Route 7 gets new rumble strips in effort to increase safety
Rumble strips have been added to sections of Route 7 in Bennington County, including a stretch in Pownal where two fatal accidents occurred last winter, as part of a statewide effort to increase safety along the Route 7 corridor, officials said.
The federally funded project of the Vermont Agency of Transportation began about a month ago. All rumble strip installations as part of the project have been completed in Bennington County, said Matthew Bogaczyk, project manager for VTrans.
"Rumble strips are a proven safety enhancement, which is why we're installing them," Bogaczyk said. "[We're] just trying to be ahead of any type of crash that may occur."
Center line rumble strips have been linked to a 44-percent reduction in head-on and fatal injury crashes on two-lane roads, according to a fact sheet on the project. In Vermont, they have reduced center line-related fatal crashes by 20 percent, according to the fact sheet. Bogaczyk characterized the project as a "preventative-type action."
Center line rumble strips are made of a series of raised or milled elements, alerting drivers through both vibration and sound that their vehicles have left the travel lane, according to Federal Highway Administration information.
No crash or pattern of crashes influenced the effort, but with this project, VTrans looked for opportunities to add more rumble strips in Bennington County partially in response to the two fatal crashes last winter, Bogaczyk said. The crashes were both near Peaks Pine Road.
Robert G. Dross, a 21-year-old Pownal firefighter, was killed in a two-car crash Feb. 1. A Shaftsbury firefighter, Shelby Coon, of Bennington, was killed in a one-car crash March 4.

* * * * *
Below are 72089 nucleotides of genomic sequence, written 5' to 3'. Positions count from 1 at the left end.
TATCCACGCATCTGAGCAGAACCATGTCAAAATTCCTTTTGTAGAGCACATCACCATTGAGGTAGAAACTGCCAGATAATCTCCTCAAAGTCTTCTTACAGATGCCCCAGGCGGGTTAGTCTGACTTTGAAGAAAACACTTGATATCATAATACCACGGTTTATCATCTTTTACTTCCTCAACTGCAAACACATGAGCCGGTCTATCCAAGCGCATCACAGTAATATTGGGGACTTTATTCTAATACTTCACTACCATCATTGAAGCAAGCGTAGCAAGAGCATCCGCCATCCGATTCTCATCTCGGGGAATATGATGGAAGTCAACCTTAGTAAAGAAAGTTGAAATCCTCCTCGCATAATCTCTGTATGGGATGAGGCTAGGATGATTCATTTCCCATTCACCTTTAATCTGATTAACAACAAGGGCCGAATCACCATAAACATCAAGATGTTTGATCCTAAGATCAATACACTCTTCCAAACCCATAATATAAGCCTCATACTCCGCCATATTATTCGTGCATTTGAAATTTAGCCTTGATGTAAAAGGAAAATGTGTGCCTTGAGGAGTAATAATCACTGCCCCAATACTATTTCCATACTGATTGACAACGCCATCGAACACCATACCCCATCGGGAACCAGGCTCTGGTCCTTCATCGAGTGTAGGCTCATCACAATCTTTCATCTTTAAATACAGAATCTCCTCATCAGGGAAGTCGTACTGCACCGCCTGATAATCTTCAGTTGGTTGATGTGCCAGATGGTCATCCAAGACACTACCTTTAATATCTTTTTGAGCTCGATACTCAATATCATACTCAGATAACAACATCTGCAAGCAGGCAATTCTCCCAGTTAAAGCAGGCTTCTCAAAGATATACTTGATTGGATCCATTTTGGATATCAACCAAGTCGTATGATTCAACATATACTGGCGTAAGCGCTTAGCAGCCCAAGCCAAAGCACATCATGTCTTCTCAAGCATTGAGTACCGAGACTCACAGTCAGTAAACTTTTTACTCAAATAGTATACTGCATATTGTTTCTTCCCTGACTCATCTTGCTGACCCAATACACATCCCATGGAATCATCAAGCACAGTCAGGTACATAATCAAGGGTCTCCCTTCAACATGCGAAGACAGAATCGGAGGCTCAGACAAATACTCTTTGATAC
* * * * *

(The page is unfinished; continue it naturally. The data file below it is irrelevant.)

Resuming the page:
In March, the Pownal Select Board voted to ask state transportation officials to study a stretch of Route 7 for potential safety upgrades, after the two fatal crashes. The project is not in response to that safety study, Bogaczyk said.
The project also includes center line marking along the length of Route 7, and edge line and lane line marking on the state-maintained portions of the roadway, according to the fact sheet.
Bogaczyk said he's unaware of any other safety improvement projects planned for Route 7.
VTrans evaluated all the towns that Route 7 passes through as part of this project; almost all of them have had or will have these strips installed, he said.
Selected stretches of roadway had to meet certain criteria, including having a speed limit of 45 mph or more and a pavement width of 28 feet or more, Bogaczyk said.
The project provided for possible exceptions if these criteria were not met but there was a pattern of head-on, side-swipe or single vehicle off-road crashes.
For many years, Route 7 in the area of Pownal center up to Bennington has had a large number of incidents, said Bill Botzow, D-Pownal, who has long advocated for safety improvements on the road.
Botzow said he hopes the rumble strips are an improvement, but it's hard to say whether this project will be adequate to solve the problem.
VTrans has done a good job with the resources they have, he said — but there's a lot of work to do.
"There's a lot of work to be done to make sure our highways are not dangerous to travelers," he said."I would hope the Agency of Transportation will keep this section [of] road on their watch list, and take any and all appropriate improvements for the safety of residents and travelers."
Patricia LeBoeuf can be reached at firstname.lastname@example.org, at @BAN_pleboeuf on Twitter and 802-447-7567, ext. 118.
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